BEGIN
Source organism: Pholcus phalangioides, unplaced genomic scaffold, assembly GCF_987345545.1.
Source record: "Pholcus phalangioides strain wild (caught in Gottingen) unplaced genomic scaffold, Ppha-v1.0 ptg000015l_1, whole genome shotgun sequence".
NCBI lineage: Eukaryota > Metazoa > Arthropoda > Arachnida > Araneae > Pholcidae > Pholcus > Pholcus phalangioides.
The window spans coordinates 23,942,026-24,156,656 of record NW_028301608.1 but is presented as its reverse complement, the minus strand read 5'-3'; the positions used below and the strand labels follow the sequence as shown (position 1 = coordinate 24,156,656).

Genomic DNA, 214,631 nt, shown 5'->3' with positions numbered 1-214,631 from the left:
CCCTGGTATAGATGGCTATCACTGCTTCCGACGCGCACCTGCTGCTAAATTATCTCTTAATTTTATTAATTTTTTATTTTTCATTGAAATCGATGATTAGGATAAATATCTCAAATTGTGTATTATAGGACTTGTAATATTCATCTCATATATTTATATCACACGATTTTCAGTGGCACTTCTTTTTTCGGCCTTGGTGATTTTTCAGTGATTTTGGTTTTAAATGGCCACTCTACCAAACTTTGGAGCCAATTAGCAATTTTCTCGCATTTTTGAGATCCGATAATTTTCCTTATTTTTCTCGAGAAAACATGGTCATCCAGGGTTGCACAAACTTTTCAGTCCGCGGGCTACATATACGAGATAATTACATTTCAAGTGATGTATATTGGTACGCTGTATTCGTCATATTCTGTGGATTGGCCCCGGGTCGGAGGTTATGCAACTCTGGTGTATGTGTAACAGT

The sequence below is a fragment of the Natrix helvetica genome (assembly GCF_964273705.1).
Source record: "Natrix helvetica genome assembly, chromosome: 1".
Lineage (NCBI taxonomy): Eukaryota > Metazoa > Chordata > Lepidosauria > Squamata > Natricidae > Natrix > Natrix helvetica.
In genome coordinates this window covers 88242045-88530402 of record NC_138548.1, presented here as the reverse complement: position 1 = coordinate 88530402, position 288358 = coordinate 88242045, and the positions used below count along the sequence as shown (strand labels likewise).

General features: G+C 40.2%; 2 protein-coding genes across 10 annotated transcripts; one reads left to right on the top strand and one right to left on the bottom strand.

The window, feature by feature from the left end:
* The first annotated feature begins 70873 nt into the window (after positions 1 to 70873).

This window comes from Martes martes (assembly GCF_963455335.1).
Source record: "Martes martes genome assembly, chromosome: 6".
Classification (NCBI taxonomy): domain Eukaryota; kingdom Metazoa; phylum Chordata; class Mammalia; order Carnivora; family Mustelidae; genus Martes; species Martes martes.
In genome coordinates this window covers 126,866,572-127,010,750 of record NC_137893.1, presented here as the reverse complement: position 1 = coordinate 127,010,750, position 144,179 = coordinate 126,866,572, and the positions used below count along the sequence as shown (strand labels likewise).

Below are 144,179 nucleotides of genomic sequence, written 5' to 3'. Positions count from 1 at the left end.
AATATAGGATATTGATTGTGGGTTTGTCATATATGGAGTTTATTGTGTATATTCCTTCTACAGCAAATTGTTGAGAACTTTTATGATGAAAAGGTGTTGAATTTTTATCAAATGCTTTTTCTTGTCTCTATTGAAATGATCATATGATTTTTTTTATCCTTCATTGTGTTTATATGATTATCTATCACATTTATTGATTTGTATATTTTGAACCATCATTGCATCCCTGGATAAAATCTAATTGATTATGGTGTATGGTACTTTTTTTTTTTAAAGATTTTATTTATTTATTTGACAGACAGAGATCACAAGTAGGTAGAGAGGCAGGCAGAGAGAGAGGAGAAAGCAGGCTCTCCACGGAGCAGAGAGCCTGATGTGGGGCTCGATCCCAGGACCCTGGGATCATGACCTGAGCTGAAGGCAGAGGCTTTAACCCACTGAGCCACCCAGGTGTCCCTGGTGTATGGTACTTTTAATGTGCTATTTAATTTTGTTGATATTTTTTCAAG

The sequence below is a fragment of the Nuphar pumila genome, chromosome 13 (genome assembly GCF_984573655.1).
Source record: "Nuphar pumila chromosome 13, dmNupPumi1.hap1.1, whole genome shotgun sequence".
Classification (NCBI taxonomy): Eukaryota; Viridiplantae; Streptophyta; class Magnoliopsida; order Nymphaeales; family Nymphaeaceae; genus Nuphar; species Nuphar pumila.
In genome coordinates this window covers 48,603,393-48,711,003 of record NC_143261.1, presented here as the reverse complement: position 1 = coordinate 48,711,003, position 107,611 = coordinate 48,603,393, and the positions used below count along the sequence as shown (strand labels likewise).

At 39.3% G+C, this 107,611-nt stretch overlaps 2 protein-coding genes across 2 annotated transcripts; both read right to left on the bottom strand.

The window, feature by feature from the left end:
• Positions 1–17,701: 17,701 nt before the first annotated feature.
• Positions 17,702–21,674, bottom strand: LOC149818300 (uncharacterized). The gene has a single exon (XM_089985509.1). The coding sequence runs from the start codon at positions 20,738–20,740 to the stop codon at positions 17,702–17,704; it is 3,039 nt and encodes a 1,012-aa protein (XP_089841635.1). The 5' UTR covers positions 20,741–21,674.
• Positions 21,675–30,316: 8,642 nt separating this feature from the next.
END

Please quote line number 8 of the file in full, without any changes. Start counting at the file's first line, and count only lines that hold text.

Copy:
Source record: "Natrix helvetica genome assembly, chromosome: 1".